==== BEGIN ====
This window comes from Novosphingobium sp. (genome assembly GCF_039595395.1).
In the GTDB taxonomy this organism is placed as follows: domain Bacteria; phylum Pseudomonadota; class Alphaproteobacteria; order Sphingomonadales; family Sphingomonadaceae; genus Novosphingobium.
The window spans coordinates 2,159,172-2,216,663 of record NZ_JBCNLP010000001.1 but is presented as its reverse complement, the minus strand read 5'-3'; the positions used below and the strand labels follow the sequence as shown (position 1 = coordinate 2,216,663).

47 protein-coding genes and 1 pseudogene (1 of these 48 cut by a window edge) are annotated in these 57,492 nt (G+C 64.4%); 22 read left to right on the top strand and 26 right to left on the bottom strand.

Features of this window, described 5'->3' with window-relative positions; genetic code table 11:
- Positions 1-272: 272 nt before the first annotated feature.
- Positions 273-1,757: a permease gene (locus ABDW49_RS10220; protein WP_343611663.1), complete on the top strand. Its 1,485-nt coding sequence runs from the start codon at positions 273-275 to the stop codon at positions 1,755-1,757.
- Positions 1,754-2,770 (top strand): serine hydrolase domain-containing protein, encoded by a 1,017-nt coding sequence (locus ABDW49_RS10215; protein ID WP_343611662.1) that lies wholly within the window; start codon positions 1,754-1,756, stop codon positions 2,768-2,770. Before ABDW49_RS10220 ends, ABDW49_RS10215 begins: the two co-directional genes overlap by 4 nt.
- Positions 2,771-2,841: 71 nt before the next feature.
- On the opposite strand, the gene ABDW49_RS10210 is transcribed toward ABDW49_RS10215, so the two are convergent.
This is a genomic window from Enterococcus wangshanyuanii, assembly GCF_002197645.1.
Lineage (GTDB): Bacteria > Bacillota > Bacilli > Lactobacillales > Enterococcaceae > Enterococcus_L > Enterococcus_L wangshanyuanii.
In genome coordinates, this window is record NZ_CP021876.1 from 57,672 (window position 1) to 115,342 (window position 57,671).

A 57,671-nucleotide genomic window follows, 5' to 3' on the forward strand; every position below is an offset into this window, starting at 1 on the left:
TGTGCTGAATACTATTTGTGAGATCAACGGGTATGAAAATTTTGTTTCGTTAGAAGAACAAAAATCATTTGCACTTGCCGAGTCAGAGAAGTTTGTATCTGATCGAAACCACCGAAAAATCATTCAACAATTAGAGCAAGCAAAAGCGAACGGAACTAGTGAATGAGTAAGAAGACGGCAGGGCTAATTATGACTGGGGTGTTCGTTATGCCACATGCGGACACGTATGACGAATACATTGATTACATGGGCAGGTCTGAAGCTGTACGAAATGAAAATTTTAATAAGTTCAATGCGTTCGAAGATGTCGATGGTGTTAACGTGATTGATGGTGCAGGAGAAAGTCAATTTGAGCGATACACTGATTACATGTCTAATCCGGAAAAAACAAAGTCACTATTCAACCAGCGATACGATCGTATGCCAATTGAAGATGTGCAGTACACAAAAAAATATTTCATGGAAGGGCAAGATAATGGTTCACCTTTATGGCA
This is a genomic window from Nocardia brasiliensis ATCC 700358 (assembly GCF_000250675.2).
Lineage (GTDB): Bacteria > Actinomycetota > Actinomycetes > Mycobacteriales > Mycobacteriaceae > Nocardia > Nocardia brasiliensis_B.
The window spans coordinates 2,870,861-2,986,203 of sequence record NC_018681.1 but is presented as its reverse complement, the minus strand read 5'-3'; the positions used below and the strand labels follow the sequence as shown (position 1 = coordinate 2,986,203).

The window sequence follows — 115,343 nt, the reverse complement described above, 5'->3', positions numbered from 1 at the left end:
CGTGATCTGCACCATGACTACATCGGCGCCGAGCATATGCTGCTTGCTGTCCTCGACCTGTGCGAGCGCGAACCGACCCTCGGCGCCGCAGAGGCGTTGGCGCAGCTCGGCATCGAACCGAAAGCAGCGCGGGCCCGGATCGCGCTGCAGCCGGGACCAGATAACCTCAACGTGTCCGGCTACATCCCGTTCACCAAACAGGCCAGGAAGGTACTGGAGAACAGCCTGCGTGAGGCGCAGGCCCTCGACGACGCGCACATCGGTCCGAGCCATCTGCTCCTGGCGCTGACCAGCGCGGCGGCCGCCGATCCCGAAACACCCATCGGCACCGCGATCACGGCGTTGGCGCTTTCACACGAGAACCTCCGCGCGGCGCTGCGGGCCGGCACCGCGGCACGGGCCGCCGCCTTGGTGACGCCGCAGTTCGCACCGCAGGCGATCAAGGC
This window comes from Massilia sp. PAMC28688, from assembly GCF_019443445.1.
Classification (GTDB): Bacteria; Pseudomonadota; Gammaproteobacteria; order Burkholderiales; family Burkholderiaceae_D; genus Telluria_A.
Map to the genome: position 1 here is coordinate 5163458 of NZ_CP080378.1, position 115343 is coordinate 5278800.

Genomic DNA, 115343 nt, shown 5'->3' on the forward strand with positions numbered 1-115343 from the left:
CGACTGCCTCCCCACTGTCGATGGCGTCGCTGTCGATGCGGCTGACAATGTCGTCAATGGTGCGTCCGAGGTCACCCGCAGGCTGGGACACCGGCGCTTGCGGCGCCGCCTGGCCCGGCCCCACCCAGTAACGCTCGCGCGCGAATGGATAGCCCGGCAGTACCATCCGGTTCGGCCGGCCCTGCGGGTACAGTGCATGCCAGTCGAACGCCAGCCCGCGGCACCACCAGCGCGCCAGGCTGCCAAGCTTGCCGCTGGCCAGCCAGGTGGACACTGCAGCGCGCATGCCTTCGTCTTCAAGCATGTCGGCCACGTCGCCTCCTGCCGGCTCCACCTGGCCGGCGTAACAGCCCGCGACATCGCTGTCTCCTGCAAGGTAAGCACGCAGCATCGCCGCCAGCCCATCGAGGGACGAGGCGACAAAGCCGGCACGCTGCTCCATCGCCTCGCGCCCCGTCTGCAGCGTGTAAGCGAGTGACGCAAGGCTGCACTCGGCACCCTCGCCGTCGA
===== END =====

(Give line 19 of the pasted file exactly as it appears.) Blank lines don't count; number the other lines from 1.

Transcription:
The window sequence follows — 115,343 nt, the reverse complement described above, 5'->3', positions numbered from 1 at the left end: